TOM WARD - Our heroes next door...

TOM WARD - Our heroes next door...

Admittedly, I often complain in this space about some of the things that seem to be going badly in our state, about many of our "ranked 50th" concerns. And then I have a night like last Thursday night, and a week like last week.

The truth is, we have a lot of wonderful people all around us, and there aren't any "Top 50 People" lists to troll the Internet for when it comes to our nice neighbors. They are everywhere! They are in our classrooms and our factories. They are our first responders; they get me a coffee. And yes, I even know many decent elected officials, trying their level best to improve things. Sometimes they are hard to notice in our hustle and bustle, or if we're constantly staring at our phones with every 10-second pause in our lives. But they are here.

Paul Jacob is one of those guys, and he - along with his wife Lorraine - will be grand marshals of Monday's huge Autumnfest Parade in Woonsocket. Both Paul and Lorraine quietly get things done, and at a reception in their honor last week, friends including Jeff Gamache went through a litany of good deeds Paul had done with his sound and video company. Whether it was extra help and equipment in the messy old Stadium Theatre in the years before its rebirth, or St. Ann Arts & Cultural Center, it seems Paul was always there, helping out and giving away stuff to make an event successful. His fun-loving wife Lorraine was a magician at selling buttons and raising funds for Autumnfest, and always managed to win your money and leave you smiling.

Paul has also helped out this newspaper through the years, providing sound for candidate debates in the past, or for our hosting of the State Spelling Bee in March each year. First in, last out, and a pro every minute in between. That's Paul.

And as if his plate wasn't full enough, he was honored again two days later with the "Excellence in Business" award from the Blackstone Valley Tourism Council. He was lauded alongside longtime Providence Journal and Bulletin Managing Editor John Monaghan, a Cumberland resident entered into the Council's William Blackstone Society.

But the high point at Twin River last week were speeches by Dave and Bill Belisle, and the introduction by Dave's brother, John. Of course, everyone knows the Belisles. Sons of Manville, born to skate, Bill Belisle is now 84 and remains the legendary coach of Mount St. Charles Academy hockey, with an assist from his son, Dave. Many also know that, unofficially, Dave runs the team now, but his dad is still right there behind him on the bench, and in his head and heart.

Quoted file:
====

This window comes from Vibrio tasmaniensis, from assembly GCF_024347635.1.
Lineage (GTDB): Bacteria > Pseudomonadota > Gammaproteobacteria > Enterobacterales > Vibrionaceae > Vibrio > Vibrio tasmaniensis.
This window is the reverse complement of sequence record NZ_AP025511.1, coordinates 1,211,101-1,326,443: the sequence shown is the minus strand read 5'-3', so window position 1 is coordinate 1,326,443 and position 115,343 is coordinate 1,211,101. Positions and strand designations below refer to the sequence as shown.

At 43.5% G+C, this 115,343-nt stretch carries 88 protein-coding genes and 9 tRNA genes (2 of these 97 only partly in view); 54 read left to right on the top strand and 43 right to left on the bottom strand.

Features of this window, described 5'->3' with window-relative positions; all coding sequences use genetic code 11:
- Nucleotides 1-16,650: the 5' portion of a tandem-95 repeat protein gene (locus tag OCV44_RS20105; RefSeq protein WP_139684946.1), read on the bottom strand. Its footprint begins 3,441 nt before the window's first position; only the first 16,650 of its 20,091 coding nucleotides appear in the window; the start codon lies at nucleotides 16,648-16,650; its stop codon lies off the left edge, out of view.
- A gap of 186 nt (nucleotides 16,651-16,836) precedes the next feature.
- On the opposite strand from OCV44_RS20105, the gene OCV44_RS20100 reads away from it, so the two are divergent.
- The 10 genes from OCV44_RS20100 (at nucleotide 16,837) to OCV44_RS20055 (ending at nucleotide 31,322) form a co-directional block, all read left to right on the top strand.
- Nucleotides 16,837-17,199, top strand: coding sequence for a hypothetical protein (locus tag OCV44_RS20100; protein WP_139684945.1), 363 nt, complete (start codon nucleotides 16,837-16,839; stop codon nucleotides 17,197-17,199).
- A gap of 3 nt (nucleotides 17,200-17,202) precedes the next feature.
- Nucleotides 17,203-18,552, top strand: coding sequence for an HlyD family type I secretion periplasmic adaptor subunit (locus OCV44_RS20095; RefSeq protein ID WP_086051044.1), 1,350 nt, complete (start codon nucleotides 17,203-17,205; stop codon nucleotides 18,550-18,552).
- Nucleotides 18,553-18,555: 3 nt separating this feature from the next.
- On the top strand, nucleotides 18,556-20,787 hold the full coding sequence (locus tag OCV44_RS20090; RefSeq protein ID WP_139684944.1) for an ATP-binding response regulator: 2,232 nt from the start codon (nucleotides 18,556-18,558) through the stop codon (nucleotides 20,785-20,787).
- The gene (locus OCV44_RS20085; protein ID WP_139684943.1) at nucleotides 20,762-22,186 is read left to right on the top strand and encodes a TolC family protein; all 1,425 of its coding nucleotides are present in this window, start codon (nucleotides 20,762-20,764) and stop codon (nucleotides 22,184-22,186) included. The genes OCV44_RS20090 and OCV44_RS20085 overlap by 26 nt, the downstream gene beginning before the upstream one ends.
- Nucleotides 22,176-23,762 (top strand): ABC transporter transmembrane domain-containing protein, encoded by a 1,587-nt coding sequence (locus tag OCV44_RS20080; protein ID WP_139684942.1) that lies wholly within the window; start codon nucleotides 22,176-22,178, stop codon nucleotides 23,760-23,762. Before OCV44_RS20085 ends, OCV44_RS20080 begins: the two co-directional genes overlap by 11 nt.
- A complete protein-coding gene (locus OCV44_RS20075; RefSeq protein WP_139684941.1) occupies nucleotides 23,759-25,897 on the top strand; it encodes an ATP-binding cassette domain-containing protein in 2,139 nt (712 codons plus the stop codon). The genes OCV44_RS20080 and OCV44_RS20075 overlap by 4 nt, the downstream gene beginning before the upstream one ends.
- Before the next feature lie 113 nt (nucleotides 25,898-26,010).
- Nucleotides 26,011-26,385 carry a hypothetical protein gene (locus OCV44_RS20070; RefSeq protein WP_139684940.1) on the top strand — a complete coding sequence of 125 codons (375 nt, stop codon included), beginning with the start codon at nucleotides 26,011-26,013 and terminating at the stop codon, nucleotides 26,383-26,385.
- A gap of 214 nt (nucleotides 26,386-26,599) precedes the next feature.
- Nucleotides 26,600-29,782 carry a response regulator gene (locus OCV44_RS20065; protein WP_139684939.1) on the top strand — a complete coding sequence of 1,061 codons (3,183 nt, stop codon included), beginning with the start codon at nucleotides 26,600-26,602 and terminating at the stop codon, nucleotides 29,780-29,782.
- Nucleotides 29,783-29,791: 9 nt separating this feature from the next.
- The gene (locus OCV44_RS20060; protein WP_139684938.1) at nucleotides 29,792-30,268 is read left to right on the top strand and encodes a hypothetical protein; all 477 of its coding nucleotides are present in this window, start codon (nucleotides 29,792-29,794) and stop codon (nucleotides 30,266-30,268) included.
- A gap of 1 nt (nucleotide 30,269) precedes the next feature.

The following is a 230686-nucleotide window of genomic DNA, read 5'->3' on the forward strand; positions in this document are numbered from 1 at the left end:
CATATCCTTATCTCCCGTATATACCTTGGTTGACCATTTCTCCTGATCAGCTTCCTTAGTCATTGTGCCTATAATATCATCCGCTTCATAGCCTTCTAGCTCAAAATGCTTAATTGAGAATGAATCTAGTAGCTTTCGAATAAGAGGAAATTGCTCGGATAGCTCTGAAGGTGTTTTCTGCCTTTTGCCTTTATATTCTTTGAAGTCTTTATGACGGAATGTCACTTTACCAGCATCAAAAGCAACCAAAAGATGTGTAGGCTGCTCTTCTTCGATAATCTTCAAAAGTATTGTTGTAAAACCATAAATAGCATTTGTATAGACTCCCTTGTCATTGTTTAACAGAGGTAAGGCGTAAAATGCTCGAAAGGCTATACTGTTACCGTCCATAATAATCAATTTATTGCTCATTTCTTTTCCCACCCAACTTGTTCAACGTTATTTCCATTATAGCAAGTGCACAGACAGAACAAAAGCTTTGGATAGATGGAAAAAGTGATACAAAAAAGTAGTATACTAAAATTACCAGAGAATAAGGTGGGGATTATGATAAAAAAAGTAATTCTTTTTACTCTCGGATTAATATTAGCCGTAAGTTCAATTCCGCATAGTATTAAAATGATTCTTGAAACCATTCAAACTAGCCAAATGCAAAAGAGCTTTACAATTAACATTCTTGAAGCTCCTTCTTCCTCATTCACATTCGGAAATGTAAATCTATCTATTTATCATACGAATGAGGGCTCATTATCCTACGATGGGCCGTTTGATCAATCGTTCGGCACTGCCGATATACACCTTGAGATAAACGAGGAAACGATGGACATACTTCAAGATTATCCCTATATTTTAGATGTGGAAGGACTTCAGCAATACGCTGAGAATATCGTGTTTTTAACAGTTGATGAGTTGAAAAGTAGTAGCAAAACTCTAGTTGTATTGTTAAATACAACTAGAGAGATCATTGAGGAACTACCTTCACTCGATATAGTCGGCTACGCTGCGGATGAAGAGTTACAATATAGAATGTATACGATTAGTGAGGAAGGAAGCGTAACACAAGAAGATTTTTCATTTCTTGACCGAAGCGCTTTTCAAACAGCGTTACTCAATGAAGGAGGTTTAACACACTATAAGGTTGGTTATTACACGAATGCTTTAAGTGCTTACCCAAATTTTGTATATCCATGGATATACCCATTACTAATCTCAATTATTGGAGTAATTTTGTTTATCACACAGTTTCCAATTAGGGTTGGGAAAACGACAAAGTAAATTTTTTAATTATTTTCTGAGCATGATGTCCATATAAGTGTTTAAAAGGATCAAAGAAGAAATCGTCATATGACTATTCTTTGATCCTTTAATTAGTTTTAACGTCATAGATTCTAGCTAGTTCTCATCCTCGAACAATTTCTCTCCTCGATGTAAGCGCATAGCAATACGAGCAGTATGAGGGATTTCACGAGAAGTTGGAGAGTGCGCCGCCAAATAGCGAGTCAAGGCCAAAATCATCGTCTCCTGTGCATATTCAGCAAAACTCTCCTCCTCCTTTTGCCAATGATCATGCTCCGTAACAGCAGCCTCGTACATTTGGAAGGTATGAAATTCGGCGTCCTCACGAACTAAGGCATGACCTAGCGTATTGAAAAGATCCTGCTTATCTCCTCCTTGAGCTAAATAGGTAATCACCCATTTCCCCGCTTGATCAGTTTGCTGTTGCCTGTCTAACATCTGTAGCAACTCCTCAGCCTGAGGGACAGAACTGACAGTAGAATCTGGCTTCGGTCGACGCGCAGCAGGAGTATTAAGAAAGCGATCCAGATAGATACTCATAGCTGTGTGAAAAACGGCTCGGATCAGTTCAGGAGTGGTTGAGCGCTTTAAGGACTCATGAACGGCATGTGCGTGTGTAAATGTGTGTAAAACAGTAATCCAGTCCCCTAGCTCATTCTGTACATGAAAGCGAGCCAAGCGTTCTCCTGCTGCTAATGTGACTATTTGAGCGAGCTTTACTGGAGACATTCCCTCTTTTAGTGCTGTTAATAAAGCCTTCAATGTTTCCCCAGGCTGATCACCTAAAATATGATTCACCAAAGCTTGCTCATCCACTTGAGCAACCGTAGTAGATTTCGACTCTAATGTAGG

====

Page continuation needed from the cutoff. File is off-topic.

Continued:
Dave is also the Little League coach who delivered his now-famous speech to his Cumberland "boys of summer" at the Little League World Series in Williamsport, Pa. last year. Caught by ESPN cameras after his team lost, his inspiring and loving words to the team were noticed across America.

As we saw in that video, Dave can speak from the heart. And last week, he did it again, in professing his passion for Mount, his devotion to his Catholic faith, and his love for his father. He told the story of being in the locker room after the team's amazing 26-year run of consecutive state hockey championships came to an end, and how his father spoke with kindness to his players that night.

In his measured way, Dave let the world know that the words he spoke to his Little Leaguers were his dad's words, an ability passed from father to son, and that none of this would have happened without Bill Belisle.

I remember being at Diamond Hill Park with Dave's Little League team of 2011 came home from Williamsport, and speaking to Bill as we waited for the bus to arrive. He was so thrilled that the limelight was on his son for a change, and not on him. He loved being in the background. But last week, Dave made sure that would not happen.

As for the Belisles' big night: Another nice guy, retired school principal Gene Peloquin, made that happen.

There are so many other caring people out there, and this fall weekend, if you stop and look, you'll see a lot of them. They might be Rotarians and Lions volunteering at the Scituate Arts Festival, or at Autumnfest, or seating you at the Stadium Theatre. If you can, take a minute to say "thanks," and take another moment to thank God they are in your life, even if only briefly. They make all of our lives richer.

Ward is publisher of The Valley Breeze newspapers.